Sequestered Nooks and Sweet Serenity

“The scholar and the world!  The endless strife, The discord in the harmonies of life!  The love of learning, the sequestered nooks, and all the sweet serenity of books;  The market-place, the eager love of ganin, Whose aim is vanity, and whose end is pain!” -Henry Wadsworth Longfellow, Morituri Salutamus

Fact A) I love poetry.  I don’t talk about it very often here, and I’m on the far end of the spectrum from “master poet,” but I absolutely adore reading it.  Poe’s unquestionably my favourite, but I appreciate pieces across the genre.  [I’m also quite partial to rhyme, much to my former Writing professor’s dismay!].

This was a result I got upon analysis of a piece I wrote for a Gothic Horror assignment.  One of the best compliments I've ever received.

This was a result I got upon analysis of a piece I wrote for a Gothic Horror assignment. One of the best compliments I’ve ever received.

Fact B)  I love learning.  You all know already that I’m a self-declared ambitious freak, that I take on far too many classes, majors, minors, and activities for my own good.  You know that I love books and writing, and history and music, and movies and memories.  To make a long story short, I love to learn.

My mom likes to joke that I’m going to be a student forever. I’m not sold on grad school yet, but even if I’m not formally enrolled in some sort of degree-based program after my time here at Gettysburg, I’ll still be learning.  She’s right though;  even if I weren’t so avid a fan, lifelong learning (cliché as it sounds) comes with the territory when you decide to become a professional historian.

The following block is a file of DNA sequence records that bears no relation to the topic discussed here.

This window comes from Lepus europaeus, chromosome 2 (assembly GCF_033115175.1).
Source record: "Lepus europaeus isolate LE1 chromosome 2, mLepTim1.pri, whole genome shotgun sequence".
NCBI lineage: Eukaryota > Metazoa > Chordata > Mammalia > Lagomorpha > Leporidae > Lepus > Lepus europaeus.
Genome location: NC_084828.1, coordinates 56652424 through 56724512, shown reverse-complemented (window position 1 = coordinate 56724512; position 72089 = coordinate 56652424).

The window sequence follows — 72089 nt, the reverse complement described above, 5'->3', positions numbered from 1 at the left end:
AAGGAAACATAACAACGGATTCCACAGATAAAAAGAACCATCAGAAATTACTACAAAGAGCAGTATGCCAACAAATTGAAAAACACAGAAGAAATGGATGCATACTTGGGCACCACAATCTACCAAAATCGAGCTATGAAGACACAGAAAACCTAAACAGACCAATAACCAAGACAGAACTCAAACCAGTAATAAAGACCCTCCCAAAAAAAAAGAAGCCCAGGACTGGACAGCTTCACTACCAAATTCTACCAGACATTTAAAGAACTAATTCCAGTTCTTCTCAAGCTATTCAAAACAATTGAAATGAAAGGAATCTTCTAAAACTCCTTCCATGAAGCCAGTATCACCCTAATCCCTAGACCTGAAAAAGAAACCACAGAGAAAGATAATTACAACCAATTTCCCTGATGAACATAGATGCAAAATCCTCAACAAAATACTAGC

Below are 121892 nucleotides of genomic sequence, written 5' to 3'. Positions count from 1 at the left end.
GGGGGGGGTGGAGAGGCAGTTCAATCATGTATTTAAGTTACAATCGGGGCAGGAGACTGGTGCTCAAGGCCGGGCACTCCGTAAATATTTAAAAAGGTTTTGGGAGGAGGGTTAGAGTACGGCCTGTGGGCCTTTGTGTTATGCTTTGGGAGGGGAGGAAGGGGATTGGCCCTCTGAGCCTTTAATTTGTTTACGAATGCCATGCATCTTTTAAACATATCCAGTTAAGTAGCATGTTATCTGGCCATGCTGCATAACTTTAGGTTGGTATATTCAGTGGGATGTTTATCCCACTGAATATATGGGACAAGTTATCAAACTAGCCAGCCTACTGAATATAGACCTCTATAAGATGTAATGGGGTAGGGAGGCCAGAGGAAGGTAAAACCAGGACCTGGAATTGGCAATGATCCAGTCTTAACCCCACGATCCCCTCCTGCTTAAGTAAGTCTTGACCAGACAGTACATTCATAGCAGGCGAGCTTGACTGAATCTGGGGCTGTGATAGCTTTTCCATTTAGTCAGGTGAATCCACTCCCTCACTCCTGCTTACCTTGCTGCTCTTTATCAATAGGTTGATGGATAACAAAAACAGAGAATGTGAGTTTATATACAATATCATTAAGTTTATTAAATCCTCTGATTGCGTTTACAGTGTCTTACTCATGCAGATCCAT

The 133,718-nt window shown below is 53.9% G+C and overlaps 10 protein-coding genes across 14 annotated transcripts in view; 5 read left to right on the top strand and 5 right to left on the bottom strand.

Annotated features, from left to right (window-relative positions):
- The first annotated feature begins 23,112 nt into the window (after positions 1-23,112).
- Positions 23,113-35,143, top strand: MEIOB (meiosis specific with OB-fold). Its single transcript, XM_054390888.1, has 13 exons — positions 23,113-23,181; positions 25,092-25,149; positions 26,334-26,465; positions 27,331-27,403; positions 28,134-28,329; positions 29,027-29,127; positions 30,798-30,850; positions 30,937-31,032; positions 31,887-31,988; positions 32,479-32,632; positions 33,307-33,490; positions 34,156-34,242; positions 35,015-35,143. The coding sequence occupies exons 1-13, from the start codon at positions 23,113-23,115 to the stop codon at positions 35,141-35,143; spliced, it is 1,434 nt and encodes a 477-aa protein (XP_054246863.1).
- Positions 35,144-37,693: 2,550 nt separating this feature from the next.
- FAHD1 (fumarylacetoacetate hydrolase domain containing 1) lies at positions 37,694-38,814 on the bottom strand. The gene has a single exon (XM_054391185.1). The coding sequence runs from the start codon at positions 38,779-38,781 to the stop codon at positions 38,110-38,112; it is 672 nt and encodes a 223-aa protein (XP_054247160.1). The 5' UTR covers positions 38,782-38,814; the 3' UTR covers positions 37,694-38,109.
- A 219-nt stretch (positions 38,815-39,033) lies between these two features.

In the here and now, this translates to reaching beyond the Gettysburg College curriculum.  In this particular case, this means my taking online classes via Coursera this summer.

Understandably, people are appalled when I say I’m taking eight online classes over the course of this summer (as well as three jobs [one of which is full-time for the season], a blog, a conference, and, well, functioning).  Their jaws drop farther toward the floor when they realize these aren’t for credit.  Yes, that’s right:  I’m willingly taking courses, mostly unrelated to my majors/minors, for nothing more than the sake of learning.

These are those courses that fall on a set time-frame.  I'm taking "The Kennedy Half Century," "Introduction to Public Speaking," "Introduction to Philosophy," "Plagues, Witches, and War:  The Worlds of Historical Fiction," "Paradoxes of War," and "The American South:  Its Stories, Music, and Art" on a "do-this-at-your-own-pace" basis.

These are those courses that fall on a set time-frame. I’m taking “The Kennedy Half Century,” “Introduction to Public Speaking,” “Introduction to Philosophy,” “Plagues, Witches, and War: The Worlds of Historical Fiction,” “Paradoxes of War,” and “The American South: Its Stories, Music, and Art” on a “do-this-at-your-own-pace” basis.

It’s almost a hobby, in a way.  People don’t understand the concept that I equate learning the philosophy of qualia to their stamp collections and knitting.  Quite frankly, I don’t expect them to.

To me, this is just as enjoyable as anyone else’s pastime.  I find it amazing that I can learn all of these things, from so many different disciplines.  It’s fascinating.

On top of that, I’m receiving this informal education from professors based around the world.  Locally, I’m working with schools like UVA and Princeton.  Worldwide, the University of Edinburgh and Universitat Autònoma de Barcelona share their thoughts.  To someone eternally fascinated by the world, this is nearly a magical experience.

So, maybe I’m crazy [to suppose….].  Maybe I’m just different (and I’ve proven that one many times over).  Either way, I’ll keep learning because I really do love it.  The world can question it as much as they’d like.

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